A collaboration years in the making, PGGI’s roots began in 2013 when SEA was planning to upgrade lighting in three parking garages. The agency was interested in using very high efficiency lighting, but realized that there was a discrepancy in the building code that would prevent it from maximizing its efforts. With a unanimous vote to resolve the code change, just one year after completing its resulting retrofits, SEA experienced 64% reductions in annual electricity use. The payback period for the retrofit of 1,356 fixtures with accompanying motion and daylighting sensors is 3.5 years. Duquesne Light rebates helped SEA recoup 18% of its cost.

This is a great example of interagency cooperation and innovation – and Pittsburgh’s leadership in energy efficiency and building performance,” said Pittsburgh Mayor William Peduto. “It is a smart investment in our infrastructure that will save energy, reduce operational costs, and provide for a better customer experience.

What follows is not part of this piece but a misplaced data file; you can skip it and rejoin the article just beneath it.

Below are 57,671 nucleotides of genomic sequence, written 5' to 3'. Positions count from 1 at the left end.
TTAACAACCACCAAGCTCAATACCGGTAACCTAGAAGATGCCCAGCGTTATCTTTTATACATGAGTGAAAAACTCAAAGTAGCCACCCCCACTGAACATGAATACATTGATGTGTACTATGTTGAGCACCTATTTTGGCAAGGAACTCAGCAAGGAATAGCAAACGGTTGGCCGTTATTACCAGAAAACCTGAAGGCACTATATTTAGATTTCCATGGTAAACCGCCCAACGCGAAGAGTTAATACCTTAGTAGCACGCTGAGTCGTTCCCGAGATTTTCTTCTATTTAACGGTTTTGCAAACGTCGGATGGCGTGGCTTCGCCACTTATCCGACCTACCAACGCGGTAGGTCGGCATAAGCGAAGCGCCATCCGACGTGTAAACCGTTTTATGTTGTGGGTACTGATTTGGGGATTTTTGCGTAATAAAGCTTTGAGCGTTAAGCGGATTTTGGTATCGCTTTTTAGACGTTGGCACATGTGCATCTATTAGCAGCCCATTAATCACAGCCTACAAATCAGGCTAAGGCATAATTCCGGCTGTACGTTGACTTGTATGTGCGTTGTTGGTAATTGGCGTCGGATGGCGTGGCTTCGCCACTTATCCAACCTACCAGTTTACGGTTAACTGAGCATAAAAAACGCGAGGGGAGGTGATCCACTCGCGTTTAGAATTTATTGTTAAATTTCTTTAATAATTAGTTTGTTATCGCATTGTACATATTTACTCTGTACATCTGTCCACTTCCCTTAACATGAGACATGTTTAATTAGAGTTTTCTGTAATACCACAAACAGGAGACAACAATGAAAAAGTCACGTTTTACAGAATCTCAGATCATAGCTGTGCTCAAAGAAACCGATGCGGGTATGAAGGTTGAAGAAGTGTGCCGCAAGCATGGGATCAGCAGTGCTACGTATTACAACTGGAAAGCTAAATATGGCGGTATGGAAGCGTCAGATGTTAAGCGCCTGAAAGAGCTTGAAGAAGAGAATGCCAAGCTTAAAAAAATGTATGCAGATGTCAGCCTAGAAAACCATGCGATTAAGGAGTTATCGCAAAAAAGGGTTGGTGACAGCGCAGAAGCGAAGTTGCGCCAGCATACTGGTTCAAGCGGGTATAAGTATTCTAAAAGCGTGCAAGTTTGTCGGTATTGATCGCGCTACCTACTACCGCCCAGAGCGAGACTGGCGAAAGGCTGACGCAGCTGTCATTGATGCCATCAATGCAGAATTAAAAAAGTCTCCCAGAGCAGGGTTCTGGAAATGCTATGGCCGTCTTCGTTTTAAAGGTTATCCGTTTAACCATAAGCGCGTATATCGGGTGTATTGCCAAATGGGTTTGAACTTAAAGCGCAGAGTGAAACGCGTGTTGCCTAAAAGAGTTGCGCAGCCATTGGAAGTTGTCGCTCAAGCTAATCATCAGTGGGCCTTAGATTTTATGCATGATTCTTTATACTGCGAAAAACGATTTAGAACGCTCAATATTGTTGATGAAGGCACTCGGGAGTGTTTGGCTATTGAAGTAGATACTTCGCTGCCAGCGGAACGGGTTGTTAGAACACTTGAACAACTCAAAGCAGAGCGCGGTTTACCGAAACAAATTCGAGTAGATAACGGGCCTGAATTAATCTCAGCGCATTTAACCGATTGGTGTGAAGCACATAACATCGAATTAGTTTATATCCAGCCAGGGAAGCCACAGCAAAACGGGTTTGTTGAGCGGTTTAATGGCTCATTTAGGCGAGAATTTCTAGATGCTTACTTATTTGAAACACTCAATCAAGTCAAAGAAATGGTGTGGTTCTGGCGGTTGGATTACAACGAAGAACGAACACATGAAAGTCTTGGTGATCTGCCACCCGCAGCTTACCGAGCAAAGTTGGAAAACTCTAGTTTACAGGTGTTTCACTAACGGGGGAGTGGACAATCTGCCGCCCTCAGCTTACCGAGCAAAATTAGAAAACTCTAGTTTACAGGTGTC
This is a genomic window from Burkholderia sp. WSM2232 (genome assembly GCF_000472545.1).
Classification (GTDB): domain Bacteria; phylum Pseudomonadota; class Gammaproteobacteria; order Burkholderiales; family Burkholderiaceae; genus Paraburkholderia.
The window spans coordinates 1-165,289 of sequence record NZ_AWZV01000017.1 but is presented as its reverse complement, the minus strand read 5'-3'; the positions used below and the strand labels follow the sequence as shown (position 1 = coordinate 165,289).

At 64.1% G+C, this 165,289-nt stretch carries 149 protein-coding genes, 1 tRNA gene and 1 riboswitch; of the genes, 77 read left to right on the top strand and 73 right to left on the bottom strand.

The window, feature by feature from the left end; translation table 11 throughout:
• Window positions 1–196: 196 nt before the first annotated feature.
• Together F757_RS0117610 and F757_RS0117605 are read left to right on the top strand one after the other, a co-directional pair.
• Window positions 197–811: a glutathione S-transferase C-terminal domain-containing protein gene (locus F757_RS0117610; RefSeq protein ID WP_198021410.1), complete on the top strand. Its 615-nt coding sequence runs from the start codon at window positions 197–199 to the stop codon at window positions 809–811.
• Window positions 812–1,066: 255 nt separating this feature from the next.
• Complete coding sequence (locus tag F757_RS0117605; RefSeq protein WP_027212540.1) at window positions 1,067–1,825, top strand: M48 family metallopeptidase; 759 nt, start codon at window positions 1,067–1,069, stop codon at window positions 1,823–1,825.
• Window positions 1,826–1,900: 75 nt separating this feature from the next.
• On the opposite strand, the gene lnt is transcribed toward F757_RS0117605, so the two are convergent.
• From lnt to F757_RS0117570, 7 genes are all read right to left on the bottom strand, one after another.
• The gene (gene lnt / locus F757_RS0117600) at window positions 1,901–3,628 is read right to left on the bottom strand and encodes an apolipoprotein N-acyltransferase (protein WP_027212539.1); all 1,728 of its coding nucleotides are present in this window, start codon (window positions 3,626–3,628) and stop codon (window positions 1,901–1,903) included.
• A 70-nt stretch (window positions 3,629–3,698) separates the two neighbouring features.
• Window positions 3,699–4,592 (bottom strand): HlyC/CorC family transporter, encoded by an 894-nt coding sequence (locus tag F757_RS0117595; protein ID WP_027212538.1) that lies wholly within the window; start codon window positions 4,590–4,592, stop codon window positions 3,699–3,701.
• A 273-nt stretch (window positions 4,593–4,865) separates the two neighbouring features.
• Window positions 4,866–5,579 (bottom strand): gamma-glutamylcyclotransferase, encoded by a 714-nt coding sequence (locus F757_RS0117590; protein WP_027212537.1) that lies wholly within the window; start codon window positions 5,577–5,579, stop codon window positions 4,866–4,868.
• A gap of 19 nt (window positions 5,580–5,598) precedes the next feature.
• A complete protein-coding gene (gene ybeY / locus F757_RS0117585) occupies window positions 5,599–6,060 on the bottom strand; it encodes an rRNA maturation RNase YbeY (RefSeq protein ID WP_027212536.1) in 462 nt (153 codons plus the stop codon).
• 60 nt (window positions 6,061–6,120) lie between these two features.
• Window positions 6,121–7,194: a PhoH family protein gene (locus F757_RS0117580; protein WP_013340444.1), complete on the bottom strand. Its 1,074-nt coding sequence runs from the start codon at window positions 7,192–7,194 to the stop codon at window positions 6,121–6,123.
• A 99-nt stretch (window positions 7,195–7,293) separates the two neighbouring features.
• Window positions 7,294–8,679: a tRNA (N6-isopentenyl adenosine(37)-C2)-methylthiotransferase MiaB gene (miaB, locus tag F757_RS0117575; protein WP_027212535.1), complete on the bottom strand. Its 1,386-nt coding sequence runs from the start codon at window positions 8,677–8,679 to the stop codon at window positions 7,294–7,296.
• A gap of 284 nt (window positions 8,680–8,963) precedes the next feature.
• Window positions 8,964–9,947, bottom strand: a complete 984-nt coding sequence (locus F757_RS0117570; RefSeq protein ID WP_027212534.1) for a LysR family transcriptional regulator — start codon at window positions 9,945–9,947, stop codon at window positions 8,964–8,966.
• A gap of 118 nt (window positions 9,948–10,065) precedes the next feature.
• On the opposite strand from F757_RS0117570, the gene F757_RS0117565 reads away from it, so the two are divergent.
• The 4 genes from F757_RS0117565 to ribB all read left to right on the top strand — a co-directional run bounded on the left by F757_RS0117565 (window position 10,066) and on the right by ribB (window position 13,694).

The Pennsylvania Economic Development Association (PEDA) Grant

In 2014, the City of Pittsburgh, with cooperation from GBA, requested PEDA support the Pittsburgh Green Garage Initiative through grant funding which would provide seed capital establishing a Lighting Infrastructure Fund and leverage both municipal and private parking operator capital investments in lighting upgrades and controls. PEDA awarded funding of nearly $470,000 which enabled the Pittsburgh Parking Authority and the Urban Redevelopment Authority to capitalize significant lighting infrastructure upgrades.